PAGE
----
Summit County prepares for digital TV
It may not be Y2K, but converting from analog television signals to digital technology has provoked confusion and anxiety among some consumers.
Summit County has spent half a million dollars since 2005 getting ready to make the transition to digital television in the spring of next year, according to Summit County engineer Derrick Radke.
The digital signal will give viewers a crisper, clearer picture and free up lower-frequency signals for government use. All West Cable spokesman Matthew Weller said digital channels take less bandwidth than traditional analog signals and allow broadcasters to air multiple channels on a single frequency.
But they do not spell the end for some rabbit-ear antennae on top of TVs.
Summit County residents whose televisions receive signals through public access airwaves have until next spring to buy digital converter boxes or replace old sets, Radke said.
The transition will not affect satellite TV and cable users, Weller said, because those customers already receive a digital signal courtesy of their provider.
"We saw what was coming and converted everything to digital about a year ago," Weller said.
Summit County plans to transition to an all-digital signal a few months after the Federal Communications Commissions mandate that takes place Feb. 19, 2009.
Congress determined the deadline for major broadcasters to convert to digital technology based on when experts estimated 85 percent of U.S. households in a given market have the technology to receive digital over-the-air signals, according to the U.S. Department of Commerce’s Telecommunications and Information website.
To help non-cable and satellite users convert to digital technology, the federal government is offering all U.S. households two coupons, worth $40 each, to be used toward the purchase of up to two digital-to-analog converter boxes, according to the website dtv2009.gov.
Digital converters do not improve picture quality, Weller said, but they do save viewers the expense of buying a new TV set.
TVs have carried internal digital tuners for the last several years, Radke said, so if you have bought a TV in the last five years you likely do not need to get a external converter box.
Televisions have used an analog signal since the 1930s.
Weller said analog signals weaken as they travel, making images appear "snowy" with interference by the time they reach television sets miles away.
Digital technology beams a code of zeros and ones to lessen interference and provide consistently better picture quality, according to the experts.
Translator stations on Lewis Peak, Quarry Mountain and elsewhere are not required to carry the digital signal, but can be booted off their current analog frequencies if those frequencies are sold after the February deadline.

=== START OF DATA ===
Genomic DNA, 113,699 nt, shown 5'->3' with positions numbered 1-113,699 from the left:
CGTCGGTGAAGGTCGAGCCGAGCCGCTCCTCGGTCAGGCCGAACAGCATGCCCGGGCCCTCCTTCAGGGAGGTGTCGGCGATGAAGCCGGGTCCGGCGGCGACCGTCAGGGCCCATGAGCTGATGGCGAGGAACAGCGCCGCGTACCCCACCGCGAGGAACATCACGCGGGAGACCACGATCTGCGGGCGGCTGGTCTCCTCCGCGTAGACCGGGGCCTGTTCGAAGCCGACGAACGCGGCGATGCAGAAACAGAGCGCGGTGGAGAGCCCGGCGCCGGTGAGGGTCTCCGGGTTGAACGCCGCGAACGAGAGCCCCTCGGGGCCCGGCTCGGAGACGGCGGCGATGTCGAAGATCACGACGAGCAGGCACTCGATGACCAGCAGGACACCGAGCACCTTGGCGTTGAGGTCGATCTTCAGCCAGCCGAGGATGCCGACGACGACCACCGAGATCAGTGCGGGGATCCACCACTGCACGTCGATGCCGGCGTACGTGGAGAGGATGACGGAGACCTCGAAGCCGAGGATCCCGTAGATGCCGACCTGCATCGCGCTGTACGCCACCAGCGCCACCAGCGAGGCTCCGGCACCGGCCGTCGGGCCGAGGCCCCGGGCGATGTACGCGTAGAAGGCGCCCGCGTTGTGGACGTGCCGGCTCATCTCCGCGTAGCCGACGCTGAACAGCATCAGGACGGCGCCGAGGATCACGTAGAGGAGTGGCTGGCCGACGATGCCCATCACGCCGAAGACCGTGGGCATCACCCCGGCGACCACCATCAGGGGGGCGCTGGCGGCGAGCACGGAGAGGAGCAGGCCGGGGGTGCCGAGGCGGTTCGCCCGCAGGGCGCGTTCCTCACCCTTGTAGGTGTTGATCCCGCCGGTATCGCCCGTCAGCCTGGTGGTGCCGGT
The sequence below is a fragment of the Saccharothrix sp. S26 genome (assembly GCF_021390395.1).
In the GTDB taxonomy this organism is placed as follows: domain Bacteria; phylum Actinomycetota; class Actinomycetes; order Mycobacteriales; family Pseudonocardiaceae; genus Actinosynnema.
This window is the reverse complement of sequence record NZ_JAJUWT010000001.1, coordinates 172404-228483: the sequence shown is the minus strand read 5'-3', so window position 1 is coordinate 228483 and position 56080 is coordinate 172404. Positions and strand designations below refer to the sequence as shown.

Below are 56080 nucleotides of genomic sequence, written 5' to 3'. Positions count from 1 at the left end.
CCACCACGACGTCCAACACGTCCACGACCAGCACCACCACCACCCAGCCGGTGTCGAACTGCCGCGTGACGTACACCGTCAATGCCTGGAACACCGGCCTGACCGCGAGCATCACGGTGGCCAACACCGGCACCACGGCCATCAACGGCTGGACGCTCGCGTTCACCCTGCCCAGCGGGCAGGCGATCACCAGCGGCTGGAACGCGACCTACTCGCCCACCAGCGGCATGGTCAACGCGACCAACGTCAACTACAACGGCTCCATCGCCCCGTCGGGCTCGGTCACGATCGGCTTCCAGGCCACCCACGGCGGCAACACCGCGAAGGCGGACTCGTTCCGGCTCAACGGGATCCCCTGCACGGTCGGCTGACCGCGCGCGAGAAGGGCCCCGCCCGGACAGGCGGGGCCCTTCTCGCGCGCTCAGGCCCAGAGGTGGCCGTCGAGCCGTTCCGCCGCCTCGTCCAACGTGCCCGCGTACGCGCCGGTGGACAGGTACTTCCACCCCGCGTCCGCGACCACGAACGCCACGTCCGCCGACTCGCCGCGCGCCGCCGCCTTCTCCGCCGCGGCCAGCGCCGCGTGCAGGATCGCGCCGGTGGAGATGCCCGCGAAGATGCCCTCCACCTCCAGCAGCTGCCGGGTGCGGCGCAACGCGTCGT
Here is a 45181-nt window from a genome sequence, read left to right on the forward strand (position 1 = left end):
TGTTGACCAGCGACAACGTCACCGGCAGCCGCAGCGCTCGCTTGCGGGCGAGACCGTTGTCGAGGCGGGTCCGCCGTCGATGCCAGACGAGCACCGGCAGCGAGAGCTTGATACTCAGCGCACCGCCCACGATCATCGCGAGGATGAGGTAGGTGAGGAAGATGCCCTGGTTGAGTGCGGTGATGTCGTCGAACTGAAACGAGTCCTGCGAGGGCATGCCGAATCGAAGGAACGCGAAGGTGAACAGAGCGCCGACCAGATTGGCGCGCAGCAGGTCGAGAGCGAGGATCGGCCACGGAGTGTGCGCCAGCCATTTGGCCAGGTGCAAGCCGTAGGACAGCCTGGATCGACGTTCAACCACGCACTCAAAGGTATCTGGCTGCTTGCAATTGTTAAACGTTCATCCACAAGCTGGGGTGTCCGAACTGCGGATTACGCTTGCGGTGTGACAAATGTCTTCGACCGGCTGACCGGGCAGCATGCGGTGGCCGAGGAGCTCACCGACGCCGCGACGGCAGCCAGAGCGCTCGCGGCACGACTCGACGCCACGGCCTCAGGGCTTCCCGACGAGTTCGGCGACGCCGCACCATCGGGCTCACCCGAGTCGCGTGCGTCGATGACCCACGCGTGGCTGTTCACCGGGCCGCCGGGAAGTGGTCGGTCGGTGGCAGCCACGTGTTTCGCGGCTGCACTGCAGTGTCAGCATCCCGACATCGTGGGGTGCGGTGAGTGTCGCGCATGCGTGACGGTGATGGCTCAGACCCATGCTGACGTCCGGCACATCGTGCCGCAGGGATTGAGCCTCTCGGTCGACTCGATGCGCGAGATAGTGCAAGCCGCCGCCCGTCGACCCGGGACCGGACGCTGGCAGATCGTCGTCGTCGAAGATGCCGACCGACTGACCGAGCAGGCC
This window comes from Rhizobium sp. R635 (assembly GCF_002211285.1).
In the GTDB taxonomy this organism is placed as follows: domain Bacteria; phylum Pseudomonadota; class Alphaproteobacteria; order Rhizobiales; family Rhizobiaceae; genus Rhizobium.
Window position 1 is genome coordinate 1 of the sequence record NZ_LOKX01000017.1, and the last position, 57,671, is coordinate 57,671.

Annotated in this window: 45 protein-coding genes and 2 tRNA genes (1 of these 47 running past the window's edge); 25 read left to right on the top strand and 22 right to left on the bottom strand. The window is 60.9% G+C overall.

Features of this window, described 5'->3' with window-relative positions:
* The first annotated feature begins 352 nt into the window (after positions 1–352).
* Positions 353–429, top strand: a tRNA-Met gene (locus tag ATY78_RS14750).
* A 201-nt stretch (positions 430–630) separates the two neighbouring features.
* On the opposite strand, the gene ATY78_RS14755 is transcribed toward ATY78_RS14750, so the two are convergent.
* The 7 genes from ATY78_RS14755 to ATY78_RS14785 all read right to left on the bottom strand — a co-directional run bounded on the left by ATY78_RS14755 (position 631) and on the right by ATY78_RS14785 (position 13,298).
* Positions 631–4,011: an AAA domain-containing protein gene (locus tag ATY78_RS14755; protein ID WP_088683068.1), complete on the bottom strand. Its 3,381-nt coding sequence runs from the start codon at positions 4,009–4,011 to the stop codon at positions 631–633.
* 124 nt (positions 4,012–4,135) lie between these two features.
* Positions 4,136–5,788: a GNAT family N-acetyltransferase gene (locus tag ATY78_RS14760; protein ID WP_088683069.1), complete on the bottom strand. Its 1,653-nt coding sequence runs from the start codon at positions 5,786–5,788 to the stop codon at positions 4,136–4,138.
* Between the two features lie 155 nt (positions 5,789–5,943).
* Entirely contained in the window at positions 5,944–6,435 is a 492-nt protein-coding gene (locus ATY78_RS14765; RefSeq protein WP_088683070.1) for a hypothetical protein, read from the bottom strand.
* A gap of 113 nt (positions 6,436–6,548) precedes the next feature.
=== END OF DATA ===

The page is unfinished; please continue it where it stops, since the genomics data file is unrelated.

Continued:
The FCC may use the lower analog frequencies for emergency responders, Weller said.
Translator stations on Lewis Peak, Quarry and elsewhere have been broadcasting some digital signals along with analog signals for the past few years Radke explained.
"It costs a little more to provide both signals," Radke said.
Currently, Summit County broadcasts KUTV, KSL, KUED, KTVX, KSTU, KBYU and the WB television stations at some locations in the Snyderville Basin.
"We’re working toward getting the rest of them on," Radke said. "We’re going to make the transition about the same time [as the major broadcasters]."
The county has 10 translator sites. They are on Quarry Mountain, Lewis Peak and in Coalville, Henefer, Echo Canyon, Woodland, Wanship, Samack, Oakley and Peoa.
Summit County engineers have been changing equipment, buying new antennas, reconfiguring computer chips and converting analog equipment at the translator stations for three years. "It’s an expensive process," Radke said. "We don’t have any choice." The county plans to apply for federal grants to help cover about half the total additional cost of conversions.
For more information on how to apply for a TV converter box coupon, go to dtv2009.gov or visit parkrecord.com.
Apply for digital converter box:
As of Saturday, there were 290 days left to buy a digital-to-analog converter or a new TV, according to dtv2009.gov.
Between January 1, 2008 and March 31, 2009, U.S. households can request two coupons in one of four ways:
Apply online at dtv2009.gov.
Call the Coupon Program 24-hour hotline 1-888-DTV-2009 (1-888-388-2009).
Mail a coupon application to: PO BOX 2000, Portland, OR 97208-2000.
Fax a coupon application to 1-877-DTV-4ME2 (1-877-388-4632)
Deaf or hard of hearing callers may dial 1-877-530-2634 (English/TTY) or 1-866-495-1161 (Spanish/TTY). TTY Service is available from 9 a.m. to 9 p.m. Eastern Time Monday through Friday.
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